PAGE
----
Two weekends ago, I walked through the door of an otherwise normal-looking apartment building in Haidian to find the lair of a mad scientist complete with robot parts, 3D printers, periodic tables, and Erlenmeyer flasks.
Instead of a wizened scientist running the experiments, a small group of elementary schoolers decked out in lab coats and safety goggles were at the helm. These kids were getting a hands-on introduction to one of the most classic science experiments for kids, the Coca-Cola and Mentos bottle rocket, with a local organization called Genius Lab.
Unfortunately, in many local schools in Beijing, true science experiments are far too uncommon and often sacrificed for book knowledge. Genius Lab created this kids’ laboratory and curriculum to fill this need.
Genius Lab is an after-school and weekend science program that provides a hands-on, creative approach to science education.
The Coca-Cola and Mentos bottle rocket experiment is just one of the many experiments that the organization facilitates. It partners with local schools to give instruction in Chinese and is planning to open its first English-language program in the near future.
After exploring the space, I sat down with Sophia Su, founder, to discuss the vision of Genius Lab. She explained that about 80 percent of the teachers are science Master’s and PhD students from local universities who have a desire to teach the experimental process to kids. She explained to me the difference between what goes on at local schools and what happens at Genius Lab.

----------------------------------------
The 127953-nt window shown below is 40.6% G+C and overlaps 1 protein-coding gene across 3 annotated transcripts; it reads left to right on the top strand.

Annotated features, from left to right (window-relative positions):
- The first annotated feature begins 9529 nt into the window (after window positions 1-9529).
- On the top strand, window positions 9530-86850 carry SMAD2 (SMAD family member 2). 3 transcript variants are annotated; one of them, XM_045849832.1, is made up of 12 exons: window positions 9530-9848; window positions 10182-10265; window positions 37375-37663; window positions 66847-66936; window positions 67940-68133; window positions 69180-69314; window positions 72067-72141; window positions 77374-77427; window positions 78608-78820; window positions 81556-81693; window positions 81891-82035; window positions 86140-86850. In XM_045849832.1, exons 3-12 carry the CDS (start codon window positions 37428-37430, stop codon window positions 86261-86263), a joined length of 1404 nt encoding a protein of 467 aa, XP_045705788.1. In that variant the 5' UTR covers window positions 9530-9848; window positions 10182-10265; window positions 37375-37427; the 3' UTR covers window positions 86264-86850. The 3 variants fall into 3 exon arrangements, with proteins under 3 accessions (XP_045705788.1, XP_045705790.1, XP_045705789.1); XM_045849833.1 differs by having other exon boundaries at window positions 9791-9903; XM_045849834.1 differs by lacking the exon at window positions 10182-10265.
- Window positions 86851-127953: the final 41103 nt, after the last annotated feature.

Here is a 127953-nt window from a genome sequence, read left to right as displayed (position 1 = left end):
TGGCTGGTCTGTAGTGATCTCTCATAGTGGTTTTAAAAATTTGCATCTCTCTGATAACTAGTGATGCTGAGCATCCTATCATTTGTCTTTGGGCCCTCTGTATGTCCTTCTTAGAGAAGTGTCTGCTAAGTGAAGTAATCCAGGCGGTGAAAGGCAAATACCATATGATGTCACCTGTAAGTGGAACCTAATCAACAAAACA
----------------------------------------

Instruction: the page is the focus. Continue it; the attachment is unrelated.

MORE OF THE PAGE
“In local schools, you would learn about DNA and its double helix structure. It would be a very blurred concept in your head and you would just know the theory. But here at Genius Lab, we learn about [the theory]and then we do an experiment where we extract a strawberry’s or a banana’s DNA,” she says.
“It would be a visual experiment for [the kids]. They would know more about cells, DNA, the nuclei and everything related. It’s very exciting and that’s a big difference from what they get in school.”
It was exciting to go into the apartment complex courtyard with the little bottle rockets and shoot them up into the sky. Parents crowded around and took pictures as the kids giggled.
I can see why, after participating in this program, many kids tell Su and her colleagues that they want to be scientists and go to MIT. It all begins with the passion that Genius Lab puts into their work.
If you’re interested in finding out more, contact Su and Genius Lab through the organization’s official WeChat account: GeniusLab.
Kassandra Lee is a published poet, arts organizer, and education entrepreneur. In her free time, she enjoys talking about education and biking around the eclectic hutong neighborhoods of Beijing in search of surprises.
Photo: Kassandra Lee